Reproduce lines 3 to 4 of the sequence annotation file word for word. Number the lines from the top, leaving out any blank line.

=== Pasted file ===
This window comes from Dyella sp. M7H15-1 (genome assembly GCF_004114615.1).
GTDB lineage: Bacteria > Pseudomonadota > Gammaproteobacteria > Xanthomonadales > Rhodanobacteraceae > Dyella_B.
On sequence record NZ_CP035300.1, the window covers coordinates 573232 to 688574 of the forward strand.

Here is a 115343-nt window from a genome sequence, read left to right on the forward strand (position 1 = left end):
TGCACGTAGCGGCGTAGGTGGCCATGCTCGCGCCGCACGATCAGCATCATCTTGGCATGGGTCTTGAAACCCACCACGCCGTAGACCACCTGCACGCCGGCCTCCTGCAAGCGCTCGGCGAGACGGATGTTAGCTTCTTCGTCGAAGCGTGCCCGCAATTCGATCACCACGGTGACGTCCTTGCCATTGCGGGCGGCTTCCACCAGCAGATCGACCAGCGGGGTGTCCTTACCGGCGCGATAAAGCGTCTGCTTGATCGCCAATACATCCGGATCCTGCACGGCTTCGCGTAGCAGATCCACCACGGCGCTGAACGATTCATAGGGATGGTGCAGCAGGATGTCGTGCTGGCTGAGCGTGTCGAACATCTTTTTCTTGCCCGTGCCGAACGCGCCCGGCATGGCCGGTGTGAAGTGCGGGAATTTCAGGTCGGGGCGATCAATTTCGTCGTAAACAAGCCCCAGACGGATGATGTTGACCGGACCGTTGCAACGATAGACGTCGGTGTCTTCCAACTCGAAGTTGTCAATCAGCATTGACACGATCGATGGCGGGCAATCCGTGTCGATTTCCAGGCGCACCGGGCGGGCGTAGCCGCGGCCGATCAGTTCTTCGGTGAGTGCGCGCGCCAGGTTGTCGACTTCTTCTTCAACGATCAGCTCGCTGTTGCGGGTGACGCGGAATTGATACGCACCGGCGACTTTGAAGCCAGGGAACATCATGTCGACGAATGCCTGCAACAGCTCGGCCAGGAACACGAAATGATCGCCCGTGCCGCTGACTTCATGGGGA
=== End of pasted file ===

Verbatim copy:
On sequence record NZ_CP035300.1, the window covers coordinates 573232 to 688574 of the forward strand.

Here is a 115343-nt window from a genome sequence, read left to right on the forward strand (position 1 = left end):